Life After People is a new TV documentary airing on the History Channel that attempts to forecast what our planet would be like if we were gone. It premieres this coming Monday, January 21. Looks like a lot of post-apocapalyptic fun! From the show's mini site:
Abandoned skyscrapers would, after hundreds of years, become "vertical ecosystems" complete with birds, rodents and even plant life. One small animal might be responsible for bringing down the Hoover Dam hydroelectric plant. Swelled rivers, crumbling bridges and buildings, grizzly bears in California and herds of buffalo returning to the Great Western Plains: In a world without humans, these would be the visual hallmarks. Our cars would shrivel to piles of dust, our house pets would be overtaken by flourishing wildlife and most of the records of our human story — books, photos, records — would fade quickly, leaving little evidence that we ever existed.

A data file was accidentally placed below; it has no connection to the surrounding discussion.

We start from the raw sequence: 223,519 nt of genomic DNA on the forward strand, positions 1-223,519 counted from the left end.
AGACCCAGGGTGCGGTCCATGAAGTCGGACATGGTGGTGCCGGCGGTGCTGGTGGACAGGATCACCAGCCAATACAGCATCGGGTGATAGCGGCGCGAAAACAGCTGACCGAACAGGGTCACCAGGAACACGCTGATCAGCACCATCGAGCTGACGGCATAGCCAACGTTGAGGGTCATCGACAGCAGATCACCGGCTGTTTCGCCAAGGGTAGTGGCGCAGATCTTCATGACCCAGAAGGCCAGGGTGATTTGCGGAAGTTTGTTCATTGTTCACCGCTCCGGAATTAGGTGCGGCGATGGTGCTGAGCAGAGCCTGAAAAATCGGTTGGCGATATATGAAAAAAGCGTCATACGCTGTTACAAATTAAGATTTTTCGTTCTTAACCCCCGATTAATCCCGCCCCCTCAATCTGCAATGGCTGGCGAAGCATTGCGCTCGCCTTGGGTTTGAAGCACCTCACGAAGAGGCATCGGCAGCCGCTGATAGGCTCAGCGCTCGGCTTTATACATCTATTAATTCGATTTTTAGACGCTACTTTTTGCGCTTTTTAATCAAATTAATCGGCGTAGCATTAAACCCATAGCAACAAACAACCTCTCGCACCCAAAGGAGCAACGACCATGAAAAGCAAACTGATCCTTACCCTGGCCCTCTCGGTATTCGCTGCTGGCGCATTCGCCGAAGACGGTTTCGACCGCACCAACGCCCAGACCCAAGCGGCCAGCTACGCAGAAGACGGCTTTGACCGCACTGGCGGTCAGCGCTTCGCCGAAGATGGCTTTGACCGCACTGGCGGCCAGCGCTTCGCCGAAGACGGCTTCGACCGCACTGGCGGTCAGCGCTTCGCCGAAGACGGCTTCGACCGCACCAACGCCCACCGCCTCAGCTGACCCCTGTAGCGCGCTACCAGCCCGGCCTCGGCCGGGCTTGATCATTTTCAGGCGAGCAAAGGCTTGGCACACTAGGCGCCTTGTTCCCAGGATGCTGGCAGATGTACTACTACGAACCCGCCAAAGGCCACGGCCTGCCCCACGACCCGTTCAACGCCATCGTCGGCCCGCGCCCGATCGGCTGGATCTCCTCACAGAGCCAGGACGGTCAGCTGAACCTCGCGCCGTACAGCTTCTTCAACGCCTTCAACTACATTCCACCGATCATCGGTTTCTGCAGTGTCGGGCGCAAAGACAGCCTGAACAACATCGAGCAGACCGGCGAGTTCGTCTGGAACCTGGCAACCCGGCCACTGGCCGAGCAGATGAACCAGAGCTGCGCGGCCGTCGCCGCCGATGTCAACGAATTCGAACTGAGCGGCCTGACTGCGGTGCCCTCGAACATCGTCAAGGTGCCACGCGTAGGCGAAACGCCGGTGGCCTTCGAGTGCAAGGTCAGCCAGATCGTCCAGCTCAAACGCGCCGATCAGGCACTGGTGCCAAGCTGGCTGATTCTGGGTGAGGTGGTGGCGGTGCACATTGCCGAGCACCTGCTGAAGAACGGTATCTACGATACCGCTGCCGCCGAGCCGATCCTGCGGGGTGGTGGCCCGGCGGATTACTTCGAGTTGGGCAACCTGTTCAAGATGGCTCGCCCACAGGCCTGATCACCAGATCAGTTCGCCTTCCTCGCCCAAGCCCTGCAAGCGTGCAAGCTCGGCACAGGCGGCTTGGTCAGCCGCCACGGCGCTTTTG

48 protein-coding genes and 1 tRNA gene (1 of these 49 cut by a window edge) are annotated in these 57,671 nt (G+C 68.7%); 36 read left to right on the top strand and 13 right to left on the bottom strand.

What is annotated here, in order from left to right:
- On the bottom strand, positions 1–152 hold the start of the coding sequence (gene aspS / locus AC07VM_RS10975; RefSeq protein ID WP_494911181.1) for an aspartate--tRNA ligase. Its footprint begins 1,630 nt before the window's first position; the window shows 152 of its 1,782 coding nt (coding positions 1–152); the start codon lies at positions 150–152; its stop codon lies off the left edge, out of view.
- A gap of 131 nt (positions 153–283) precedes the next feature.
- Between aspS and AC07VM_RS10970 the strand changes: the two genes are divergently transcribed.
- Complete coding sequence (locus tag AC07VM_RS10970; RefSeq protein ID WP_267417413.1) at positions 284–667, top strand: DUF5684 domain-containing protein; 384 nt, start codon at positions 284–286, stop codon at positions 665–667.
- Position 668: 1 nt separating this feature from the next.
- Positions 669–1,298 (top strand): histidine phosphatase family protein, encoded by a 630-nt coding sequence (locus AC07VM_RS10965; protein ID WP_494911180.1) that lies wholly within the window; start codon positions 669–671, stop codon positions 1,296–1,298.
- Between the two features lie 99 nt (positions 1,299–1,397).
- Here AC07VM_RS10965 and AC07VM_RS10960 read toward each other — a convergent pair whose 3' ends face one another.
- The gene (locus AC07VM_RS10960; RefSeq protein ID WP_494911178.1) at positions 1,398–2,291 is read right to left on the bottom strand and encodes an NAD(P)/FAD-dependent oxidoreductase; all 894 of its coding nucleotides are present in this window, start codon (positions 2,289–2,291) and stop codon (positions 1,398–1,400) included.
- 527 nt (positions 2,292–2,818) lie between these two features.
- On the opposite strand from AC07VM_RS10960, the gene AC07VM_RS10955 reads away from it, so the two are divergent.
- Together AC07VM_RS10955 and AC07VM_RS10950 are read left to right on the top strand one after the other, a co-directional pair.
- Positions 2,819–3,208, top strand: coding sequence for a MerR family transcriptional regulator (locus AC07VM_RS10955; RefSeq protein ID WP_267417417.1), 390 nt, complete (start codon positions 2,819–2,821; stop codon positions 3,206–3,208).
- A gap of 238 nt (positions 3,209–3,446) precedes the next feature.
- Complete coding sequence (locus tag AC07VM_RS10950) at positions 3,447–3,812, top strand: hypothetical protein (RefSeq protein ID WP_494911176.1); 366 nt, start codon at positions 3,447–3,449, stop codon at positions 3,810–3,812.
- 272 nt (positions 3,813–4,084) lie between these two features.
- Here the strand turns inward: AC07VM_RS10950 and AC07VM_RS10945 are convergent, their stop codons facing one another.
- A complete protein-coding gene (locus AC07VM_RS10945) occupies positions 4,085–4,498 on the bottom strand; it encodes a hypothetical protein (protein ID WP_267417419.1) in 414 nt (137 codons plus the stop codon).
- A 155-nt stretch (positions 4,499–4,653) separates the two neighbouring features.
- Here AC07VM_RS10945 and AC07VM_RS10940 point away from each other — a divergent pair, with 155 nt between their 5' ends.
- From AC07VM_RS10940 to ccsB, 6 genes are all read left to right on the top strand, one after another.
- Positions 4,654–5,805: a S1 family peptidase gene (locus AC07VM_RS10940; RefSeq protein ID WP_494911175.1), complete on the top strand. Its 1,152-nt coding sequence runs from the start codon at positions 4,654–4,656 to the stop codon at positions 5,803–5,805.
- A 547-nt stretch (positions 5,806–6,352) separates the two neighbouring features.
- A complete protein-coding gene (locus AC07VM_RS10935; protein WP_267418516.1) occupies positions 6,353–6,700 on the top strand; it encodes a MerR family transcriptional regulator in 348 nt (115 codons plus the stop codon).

Using feature film quality visual effects and top experts in the fields of engineering, botany, ecology, biology, geology, climatology and archeology, Life After People provides an amazing visual journey through the ultimately hypothetical.
The 1986 nuclear power plant accident at Chernobyl and its aftermath provides a riveting and emotional case study of what can happen after humans have moved on. Life After People goes to remote islands off the coast of Maine to search for traces of abandoned towns, beneath the streets of New York to see how subway tunnels may become watery canals, to the Montana wilderness to divine the destiny of the bears and wolves.